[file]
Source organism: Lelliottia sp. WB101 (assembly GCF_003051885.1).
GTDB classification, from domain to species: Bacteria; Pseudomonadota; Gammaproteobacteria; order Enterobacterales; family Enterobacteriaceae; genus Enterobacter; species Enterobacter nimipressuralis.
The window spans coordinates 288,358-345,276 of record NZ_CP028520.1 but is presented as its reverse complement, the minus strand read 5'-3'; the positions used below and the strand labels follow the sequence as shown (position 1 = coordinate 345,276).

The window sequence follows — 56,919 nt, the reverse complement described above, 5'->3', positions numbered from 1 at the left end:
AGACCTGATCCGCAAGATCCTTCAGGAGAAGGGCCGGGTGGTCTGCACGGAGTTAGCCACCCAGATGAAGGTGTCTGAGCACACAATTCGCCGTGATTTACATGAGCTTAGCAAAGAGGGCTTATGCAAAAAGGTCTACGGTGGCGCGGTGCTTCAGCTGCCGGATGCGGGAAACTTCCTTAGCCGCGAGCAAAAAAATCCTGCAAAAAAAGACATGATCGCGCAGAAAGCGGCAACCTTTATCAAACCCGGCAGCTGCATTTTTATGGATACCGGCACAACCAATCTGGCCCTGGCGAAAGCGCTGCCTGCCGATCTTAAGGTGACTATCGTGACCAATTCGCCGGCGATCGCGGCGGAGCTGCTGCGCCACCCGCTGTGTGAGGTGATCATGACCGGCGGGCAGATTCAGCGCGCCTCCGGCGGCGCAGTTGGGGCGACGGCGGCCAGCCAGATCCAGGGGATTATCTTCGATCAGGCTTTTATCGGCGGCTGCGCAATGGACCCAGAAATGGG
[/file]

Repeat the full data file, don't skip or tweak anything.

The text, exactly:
Source organism: Lelliottia sp. WB101 (assembly GCF_003051885.1).
GTDB classification, from domain to species: Bacteria; Pseudomonadota; Gammaproteobacteria; order Enterobacterales; family Enterobacteriaceae; genus Enterobacter; species Enterobacter nimipressuralis.
The window spans coordinates 288,358-345,276 of record NZ_CP028520.1 but is presented as its reverse complement, the minus strand read 5'-3'; the positions used below and the strand labels follow the sequence as shown (position 1 = coordinate 345,276).

The window sequence follows — 56,919 nt, the reverse complement described above, 5'->3', positions numbered from 1 at the left end:
AGACCTGATCCGCAAGATCCTTCAGGAGAAGGGCCGGGTGGTCTGCACGGAGTTAGCCACCCAGATGAAGGTGTCTGAGCACACAATTCGCCGTGATTTACATGAGCTTAGCAAAGAGGGCTTATGCAAAAAGGTCTACGGTGGCGCGGTGCTTCAGCTGCCGGATGCGGGAAACTTCCTTAGCCGCGAGCAAAAAAATCCTGCAAAAAAAGACATGATCGCGCAGAAAGCGGCAACCTTTATCAAACCCGGCAGCTGCATTTTTATGGATACCGGCACAACCAATCTGGCCCTGGCGAAAGCGCTGCCTGCCGATCTTAAGGTGACTATCGTGACCAATTCGCCGGCGATCGCGGCGGAGCTGCTGCGCCACCCGCTGTGTGAGGTGATCATGACCGGCGGGCAGATTCAGCGCGCCTCCGGCGGCGCAGTTGGGGCGACGGCGGCCAGCCAGATCCAGGGGATTATCTTCGATCAGGCTTTTATCGGCGGCTGCGCAATGGACCCAGAAATGGG